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Archive for November 2010

What is money? The problem of the clipped english shilling

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Ignorance (of how money works) is bliss

This is a follow-up to our posting on Schiff’s book – How an Economy Grows and Why it Crashes

There were certain events in history, initiated by hooligans, that have tested the mettle of some of the greatest thinkers of the age.  One such event happened in England in the 1600’s and tested the mettle of the likes of John Locke, Issac Newton, the whole of the English Parliament, and others. 

Perhaps certain questions should not be asked (Ignorance is bliss).  But sometimes certain questions are forced upon us by the actions of others.  The question, the debate, the solution, and the consequence move history along its path.  Thank god for hooligans that can force philosophers, academics, kings, and potentates, to think about things that these folks would never have come up with by themselves.

English Shilling Coin + Chisel =  a difficult question

Some time around the 1600’s in England there appeared, quite unexpectedly,  “clipped Shillings”.  Someone found out that they could take a chisel and clip the sides off of a Shilling coin thus removing some of the silver and still pass the coin off as a Shilling.  Hmmm.  The clippings of silver from the coin could then be melted down and sold as silver bullion abroad.  What was discovered by these ingenious hooligans was that a  Shilling coin still had the same exchange value of  a Shilling coin even though  it was missing some (or much) of its silver content.  Imagine that!  Imagine the possibilities!  Clipped shillings got some people asking questions that, perhaps, should not be asked.  What’s the value of a coin and how exactly does a coin derive value?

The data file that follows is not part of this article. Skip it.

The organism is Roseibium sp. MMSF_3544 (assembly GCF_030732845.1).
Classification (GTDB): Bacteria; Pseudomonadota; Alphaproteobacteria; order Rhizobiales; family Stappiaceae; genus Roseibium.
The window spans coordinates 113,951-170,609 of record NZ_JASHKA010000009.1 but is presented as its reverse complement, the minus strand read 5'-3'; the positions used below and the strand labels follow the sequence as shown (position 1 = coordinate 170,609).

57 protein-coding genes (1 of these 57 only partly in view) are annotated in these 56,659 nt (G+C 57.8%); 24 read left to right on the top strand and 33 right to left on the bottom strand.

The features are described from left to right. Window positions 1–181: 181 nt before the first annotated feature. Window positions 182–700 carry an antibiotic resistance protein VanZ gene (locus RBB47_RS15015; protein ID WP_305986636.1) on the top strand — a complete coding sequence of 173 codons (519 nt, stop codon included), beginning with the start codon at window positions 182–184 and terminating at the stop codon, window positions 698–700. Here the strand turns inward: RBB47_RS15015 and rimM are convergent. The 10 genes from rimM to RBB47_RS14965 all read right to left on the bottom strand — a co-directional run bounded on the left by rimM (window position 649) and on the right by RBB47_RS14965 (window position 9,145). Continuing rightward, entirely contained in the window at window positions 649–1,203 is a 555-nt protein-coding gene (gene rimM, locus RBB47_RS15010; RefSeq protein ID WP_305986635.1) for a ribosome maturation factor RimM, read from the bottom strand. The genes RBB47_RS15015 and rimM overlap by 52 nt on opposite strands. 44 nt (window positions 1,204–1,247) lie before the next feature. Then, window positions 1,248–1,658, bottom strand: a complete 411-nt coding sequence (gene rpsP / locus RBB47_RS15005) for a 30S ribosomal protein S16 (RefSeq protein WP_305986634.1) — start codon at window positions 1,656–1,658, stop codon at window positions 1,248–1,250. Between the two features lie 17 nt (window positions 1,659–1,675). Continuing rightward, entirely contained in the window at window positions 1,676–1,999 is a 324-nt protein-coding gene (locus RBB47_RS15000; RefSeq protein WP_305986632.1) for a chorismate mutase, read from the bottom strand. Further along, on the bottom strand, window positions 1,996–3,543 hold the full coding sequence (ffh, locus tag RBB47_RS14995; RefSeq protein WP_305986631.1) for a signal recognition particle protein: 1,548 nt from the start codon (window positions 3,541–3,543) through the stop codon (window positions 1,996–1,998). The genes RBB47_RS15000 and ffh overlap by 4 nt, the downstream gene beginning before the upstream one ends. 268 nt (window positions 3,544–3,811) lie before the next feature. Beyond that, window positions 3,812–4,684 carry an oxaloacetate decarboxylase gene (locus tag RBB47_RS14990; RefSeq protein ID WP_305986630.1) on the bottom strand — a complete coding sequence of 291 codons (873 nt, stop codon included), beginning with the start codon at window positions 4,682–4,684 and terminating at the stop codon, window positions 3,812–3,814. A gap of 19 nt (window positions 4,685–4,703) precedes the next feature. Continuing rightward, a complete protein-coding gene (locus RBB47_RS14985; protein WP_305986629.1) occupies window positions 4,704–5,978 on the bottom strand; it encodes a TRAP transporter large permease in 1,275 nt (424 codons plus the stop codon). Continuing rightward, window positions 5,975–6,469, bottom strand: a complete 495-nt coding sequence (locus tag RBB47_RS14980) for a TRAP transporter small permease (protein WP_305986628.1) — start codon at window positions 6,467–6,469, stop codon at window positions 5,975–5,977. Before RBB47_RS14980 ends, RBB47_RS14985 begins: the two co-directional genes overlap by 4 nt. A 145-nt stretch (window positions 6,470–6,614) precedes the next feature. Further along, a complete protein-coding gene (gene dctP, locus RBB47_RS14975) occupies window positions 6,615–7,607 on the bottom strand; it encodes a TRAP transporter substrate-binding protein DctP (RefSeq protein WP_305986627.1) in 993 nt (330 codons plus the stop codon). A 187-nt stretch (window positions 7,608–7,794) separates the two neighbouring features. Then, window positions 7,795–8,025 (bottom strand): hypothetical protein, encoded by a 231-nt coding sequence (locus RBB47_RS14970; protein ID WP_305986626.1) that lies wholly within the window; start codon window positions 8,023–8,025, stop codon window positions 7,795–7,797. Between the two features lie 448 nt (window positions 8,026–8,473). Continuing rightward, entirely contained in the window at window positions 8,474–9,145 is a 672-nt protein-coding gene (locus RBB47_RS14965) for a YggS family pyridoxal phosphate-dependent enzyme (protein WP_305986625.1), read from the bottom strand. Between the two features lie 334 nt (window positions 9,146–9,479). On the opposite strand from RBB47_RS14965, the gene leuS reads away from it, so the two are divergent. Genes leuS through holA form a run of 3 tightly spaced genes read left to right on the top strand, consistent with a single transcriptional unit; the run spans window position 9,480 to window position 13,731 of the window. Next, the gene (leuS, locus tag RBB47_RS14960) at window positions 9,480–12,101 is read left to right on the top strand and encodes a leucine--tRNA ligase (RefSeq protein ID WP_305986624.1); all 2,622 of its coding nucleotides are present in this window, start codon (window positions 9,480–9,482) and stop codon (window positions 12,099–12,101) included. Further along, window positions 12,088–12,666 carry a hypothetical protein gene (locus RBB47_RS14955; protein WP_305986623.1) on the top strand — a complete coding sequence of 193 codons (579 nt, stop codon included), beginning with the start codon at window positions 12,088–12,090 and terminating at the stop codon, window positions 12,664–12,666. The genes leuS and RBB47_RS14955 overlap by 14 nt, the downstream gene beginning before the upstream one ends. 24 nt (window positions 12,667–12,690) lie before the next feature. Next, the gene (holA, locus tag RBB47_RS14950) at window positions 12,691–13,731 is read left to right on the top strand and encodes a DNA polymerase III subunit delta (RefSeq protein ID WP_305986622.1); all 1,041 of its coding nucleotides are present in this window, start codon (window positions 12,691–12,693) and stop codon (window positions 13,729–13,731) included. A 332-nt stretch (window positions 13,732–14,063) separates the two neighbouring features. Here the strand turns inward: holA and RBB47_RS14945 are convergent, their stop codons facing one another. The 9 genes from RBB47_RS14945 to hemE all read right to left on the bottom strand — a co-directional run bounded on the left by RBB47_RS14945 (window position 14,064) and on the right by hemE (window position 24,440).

What’s the value of a coin?

John Locke was one of the great philosophers of the time.  Here is what he thought about the chiseled and clipped coins –

Silver has a natural value that kings and lawmakers could not change.  There was only one source of value to a coin and that was its silver content.  Any change in its denomination (engraved value) would be a fruitless fraud.  Shillings were only silver in a different guise.  Coins only had the intrinsic value of the underlying precious metal from which it was minted.  No king, lawmaker, or monarch could create an additional value by turning silver metal into a coin.  Essentially, no king, lawmaker, or king could enhance the value of a natural element such as silver or gold by coinage.

Hundreds of influential people entered into the debate including the likes of  Issac Newton.  The issue was this.  Since the clipped Shillings were damaged they had to be collected.  Once collected, do we remint them at their original silver content or do we remint the coin at the lower silver content devalued by the chisel but still exchanged by people for the value of a shilling?

A new level of sophistication of understanding money

One the one side, as a practical matter, the facts were that people accepted the clipped Shillings at face value just as they would accept a Shilling that was not clipped.  This proved that the monarch under whose authority the coins were minted did add extrinsic value to the coin over and above the natural value of the silver content.  This was an understanding of money (coins) as a medium of exchange that was not necessarily tied to their intrinsic value in silver or gold.  Money as a medium of exchange could be separated from the value of precious metals.

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Written by frrl

November 30, 2010 at 7:32 pm

Kelly Bundy would recommend: How an Economy Grows and Why it Crashes

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Bud:    In college, I’m reading the philosophy of Plato
Kelly: You mean Mickey Mouse’s dog wrote a book?

If you want to know how an economy works and you don’t want to read one of those dry textbook-style books then you might want to try How an Economy Grows and Why it Crashes by Peter D. Schiff and Andrew J. Schiff